Words from Washington

We're changing the way Washington D.C. operates

In recent years, Congress failed to perform its most basic responsibility - listening to the American people. For too long those who controlled Congress, whether Democrat or Republican, took a top-down approach.

During the last session of Congress - under Speaker Nancy Pelosi - this top-down, closed-door mentality reached an all time high. There was zero open debate on the House floor. Lawmakers were blocked from offering ideas and amendments. Congress spent money the government doesn't have and failed to write a federal budget, as families and business tightened their belts.

Bills with real impacts on every American like ObamaCare and a cap-and-trade national energy tax were written in secret and jammed through the House of Representatives. In fact, during a 2010 speech to the National Association of Counties, Speaker Nancy Pelosi famously declared that "we have to pass the bill so that you can find out what is in it."

The American people deserve to see how their government works, read the bills Congress is considering and have their voices heard by those who represent them.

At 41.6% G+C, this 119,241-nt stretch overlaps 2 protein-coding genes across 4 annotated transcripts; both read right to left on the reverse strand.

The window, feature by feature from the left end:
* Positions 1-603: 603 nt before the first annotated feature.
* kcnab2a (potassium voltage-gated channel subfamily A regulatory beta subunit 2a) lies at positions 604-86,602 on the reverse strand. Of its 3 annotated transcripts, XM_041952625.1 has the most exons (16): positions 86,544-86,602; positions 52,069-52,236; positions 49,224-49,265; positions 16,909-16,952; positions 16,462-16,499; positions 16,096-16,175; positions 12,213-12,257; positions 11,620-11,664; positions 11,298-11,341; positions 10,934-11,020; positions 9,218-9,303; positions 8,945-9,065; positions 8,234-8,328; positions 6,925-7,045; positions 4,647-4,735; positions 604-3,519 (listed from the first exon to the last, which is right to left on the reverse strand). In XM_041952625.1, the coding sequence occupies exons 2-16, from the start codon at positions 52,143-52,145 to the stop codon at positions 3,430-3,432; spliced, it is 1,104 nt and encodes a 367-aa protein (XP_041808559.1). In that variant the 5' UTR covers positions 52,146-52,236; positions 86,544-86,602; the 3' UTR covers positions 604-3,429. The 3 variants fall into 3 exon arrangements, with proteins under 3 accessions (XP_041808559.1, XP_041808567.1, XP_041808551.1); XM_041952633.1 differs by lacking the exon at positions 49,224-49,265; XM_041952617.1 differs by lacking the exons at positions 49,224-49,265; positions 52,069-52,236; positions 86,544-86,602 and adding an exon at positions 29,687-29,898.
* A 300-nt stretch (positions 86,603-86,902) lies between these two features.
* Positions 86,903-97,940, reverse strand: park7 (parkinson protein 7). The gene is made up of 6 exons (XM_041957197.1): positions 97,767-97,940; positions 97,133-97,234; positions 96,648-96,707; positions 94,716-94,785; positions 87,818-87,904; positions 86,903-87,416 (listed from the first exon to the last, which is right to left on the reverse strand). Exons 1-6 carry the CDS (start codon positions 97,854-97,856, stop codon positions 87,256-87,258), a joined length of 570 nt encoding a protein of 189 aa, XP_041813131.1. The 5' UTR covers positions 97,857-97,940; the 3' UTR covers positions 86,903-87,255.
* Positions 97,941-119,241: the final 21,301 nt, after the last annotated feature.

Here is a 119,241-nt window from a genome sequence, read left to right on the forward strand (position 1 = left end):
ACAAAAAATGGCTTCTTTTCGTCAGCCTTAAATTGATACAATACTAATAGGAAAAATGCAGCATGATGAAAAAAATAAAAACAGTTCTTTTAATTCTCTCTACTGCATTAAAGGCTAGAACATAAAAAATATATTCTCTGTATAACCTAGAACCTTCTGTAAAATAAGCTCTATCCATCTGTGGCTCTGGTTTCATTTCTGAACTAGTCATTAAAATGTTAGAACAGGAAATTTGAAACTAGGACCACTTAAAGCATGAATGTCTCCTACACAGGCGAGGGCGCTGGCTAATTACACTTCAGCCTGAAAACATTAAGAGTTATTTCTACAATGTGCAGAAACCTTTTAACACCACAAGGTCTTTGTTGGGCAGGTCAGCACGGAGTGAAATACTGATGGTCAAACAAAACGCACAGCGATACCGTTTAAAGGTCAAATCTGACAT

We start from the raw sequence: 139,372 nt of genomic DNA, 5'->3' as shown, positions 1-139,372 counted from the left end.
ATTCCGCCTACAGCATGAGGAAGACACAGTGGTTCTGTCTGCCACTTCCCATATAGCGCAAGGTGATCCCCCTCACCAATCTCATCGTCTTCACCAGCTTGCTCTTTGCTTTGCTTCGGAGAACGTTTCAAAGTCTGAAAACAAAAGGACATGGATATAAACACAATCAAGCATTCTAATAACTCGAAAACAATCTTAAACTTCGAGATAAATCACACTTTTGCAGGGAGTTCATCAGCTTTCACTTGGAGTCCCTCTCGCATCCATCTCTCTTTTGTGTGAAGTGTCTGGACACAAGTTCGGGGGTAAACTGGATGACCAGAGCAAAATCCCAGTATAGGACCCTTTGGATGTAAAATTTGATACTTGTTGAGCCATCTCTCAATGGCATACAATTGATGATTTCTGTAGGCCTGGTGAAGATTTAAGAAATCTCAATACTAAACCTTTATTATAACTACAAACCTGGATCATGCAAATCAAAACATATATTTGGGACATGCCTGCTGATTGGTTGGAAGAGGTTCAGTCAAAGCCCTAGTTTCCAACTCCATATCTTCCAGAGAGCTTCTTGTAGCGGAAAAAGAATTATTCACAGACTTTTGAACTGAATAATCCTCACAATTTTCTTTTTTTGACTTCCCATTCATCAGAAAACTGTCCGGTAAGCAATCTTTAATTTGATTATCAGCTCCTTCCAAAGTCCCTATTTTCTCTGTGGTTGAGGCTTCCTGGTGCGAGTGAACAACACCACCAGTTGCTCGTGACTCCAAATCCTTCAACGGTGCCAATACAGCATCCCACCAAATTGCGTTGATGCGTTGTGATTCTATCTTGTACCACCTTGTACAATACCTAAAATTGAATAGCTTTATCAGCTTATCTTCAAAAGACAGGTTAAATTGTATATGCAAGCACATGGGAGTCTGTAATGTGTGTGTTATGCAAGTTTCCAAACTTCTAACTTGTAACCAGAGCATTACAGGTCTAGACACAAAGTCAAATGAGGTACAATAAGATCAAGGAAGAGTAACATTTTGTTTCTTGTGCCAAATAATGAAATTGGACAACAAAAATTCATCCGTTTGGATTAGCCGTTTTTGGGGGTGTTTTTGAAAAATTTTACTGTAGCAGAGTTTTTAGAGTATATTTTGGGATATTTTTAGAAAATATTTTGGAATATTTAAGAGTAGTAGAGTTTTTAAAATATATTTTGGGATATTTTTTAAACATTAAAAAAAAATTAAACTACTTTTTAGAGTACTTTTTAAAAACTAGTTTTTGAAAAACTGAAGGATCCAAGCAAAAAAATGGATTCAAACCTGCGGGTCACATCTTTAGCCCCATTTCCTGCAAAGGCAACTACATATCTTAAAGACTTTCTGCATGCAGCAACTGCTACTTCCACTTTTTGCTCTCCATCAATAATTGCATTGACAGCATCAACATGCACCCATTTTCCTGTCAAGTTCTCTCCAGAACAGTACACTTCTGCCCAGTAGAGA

For the first time in several years, the closed cycle was broken as a bill to fund the federal government was considered.

Last year, Congress failed to pass bills to fund the federal government. As a result, the government is operating at last year's funding levels until March 4th, and another bill must be passed by Congress and signed into law. The House began the process of developing funding levels for the remainder of the year by passing a bill that ultimately aims to cut spending by over $100 billion.

During consideration of the bill, we saw a resurrected form of democracy - open discussion, full debate and Representatives going on the record with their voice and their votes.

Transparency was restored and open debate that makes our country a diverse representative republic was encouraged. More than 500 amendments were written. And, rather than rushing the bill though - debate stretched over several days as issues ranging from public broadcasting to foreign aid were considered.

While everyone doesn't agree on every part of the House-passed plan, the basic principle of allowing open debate followed by fair up-or-down votes is healthy for our country - it's what democracy is all about.

- Congressman Doc Hastings (R-Pasco) represents Central Washington's Fourth Congressional District.


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